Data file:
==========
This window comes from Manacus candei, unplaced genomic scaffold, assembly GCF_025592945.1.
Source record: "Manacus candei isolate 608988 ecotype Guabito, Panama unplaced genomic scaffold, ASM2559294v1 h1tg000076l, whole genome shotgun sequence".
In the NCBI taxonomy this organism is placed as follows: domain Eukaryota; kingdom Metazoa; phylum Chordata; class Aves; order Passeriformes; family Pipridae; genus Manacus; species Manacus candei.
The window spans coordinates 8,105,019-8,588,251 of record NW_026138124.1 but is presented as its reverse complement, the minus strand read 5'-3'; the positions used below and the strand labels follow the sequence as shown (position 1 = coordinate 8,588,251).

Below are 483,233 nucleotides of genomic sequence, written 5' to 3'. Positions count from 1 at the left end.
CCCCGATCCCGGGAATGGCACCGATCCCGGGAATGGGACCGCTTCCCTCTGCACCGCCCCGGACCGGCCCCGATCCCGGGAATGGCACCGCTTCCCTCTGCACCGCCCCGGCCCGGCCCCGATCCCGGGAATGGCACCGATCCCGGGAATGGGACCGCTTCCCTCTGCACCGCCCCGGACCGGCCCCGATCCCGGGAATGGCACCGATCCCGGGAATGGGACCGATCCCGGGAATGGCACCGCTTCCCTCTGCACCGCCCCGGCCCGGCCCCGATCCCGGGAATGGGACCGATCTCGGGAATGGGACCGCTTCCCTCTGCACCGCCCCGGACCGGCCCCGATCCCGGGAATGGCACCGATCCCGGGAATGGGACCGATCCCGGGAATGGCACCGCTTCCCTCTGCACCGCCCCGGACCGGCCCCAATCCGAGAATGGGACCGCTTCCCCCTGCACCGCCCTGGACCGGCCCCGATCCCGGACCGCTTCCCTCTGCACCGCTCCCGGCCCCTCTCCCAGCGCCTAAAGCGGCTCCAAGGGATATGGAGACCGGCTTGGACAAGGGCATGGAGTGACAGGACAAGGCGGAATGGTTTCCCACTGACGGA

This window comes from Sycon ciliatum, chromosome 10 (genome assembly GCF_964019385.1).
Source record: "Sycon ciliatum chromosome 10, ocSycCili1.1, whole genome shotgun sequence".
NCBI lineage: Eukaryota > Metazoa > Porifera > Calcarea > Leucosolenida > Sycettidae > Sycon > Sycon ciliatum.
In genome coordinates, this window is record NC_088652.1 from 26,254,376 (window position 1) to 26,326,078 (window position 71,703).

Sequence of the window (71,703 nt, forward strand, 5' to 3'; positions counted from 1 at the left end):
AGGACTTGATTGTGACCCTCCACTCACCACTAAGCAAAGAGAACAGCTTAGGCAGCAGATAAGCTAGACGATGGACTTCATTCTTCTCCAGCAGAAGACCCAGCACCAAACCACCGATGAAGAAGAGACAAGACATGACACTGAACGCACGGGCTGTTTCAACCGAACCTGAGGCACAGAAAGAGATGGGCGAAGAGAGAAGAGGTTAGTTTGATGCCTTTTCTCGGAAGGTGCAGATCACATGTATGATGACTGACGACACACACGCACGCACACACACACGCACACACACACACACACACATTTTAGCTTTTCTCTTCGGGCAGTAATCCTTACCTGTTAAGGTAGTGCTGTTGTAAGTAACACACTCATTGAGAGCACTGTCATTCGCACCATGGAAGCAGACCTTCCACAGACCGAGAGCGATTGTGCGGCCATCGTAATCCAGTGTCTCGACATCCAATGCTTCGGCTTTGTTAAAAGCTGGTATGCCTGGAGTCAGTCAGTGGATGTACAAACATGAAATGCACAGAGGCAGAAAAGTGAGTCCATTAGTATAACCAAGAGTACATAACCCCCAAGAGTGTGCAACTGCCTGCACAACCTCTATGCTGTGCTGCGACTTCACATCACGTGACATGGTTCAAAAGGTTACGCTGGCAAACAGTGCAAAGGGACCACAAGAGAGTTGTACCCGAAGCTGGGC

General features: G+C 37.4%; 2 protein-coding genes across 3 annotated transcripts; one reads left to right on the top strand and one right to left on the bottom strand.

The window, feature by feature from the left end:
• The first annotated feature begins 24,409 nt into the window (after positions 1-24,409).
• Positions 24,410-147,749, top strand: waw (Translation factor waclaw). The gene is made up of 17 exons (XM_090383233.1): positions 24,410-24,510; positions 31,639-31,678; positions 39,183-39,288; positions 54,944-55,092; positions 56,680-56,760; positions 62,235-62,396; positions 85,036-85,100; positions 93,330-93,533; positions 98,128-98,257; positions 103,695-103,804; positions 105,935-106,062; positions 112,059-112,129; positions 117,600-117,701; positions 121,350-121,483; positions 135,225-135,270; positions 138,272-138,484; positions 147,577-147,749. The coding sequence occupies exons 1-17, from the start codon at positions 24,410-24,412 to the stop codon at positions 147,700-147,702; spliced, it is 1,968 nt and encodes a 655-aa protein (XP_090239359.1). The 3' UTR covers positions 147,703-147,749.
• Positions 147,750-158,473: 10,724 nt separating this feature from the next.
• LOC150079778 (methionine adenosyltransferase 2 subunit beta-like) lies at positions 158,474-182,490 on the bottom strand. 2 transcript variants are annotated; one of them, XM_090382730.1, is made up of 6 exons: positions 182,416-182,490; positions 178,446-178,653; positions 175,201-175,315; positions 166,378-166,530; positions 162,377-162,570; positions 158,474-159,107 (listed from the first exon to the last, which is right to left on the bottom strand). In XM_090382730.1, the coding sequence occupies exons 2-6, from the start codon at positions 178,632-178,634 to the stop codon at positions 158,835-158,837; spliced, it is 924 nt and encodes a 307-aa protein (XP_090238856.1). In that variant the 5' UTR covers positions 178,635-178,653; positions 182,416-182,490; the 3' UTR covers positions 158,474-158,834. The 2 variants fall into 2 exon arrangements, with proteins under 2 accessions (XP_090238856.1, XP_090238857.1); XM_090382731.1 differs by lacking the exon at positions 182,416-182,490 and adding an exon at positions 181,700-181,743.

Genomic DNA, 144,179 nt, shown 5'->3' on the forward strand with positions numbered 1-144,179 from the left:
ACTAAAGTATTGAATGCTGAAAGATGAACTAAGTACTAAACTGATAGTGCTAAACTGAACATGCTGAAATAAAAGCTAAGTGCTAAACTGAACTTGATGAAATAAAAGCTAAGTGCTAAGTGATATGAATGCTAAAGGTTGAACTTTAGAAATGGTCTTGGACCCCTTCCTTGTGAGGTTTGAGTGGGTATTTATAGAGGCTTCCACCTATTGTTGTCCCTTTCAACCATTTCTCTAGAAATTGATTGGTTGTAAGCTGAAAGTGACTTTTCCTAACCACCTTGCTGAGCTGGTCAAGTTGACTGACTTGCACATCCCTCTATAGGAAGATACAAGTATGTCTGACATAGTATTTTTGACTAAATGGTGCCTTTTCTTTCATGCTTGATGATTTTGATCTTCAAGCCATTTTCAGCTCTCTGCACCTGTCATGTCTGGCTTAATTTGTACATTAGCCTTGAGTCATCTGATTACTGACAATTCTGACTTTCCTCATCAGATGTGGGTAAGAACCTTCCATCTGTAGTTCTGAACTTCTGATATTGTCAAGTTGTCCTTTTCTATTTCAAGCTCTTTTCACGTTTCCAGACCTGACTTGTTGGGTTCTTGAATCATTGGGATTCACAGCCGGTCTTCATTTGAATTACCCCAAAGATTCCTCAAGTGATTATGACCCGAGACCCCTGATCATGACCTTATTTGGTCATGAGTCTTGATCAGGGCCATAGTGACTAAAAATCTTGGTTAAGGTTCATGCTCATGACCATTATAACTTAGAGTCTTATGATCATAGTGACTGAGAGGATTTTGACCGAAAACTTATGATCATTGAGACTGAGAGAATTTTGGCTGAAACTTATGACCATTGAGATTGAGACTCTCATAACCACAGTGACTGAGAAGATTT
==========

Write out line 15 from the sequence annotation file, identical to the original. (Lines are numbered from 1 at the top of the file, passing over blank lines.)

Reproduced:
• The first annotated feature begins 24,409 nt into the window (after positions 1-24,409).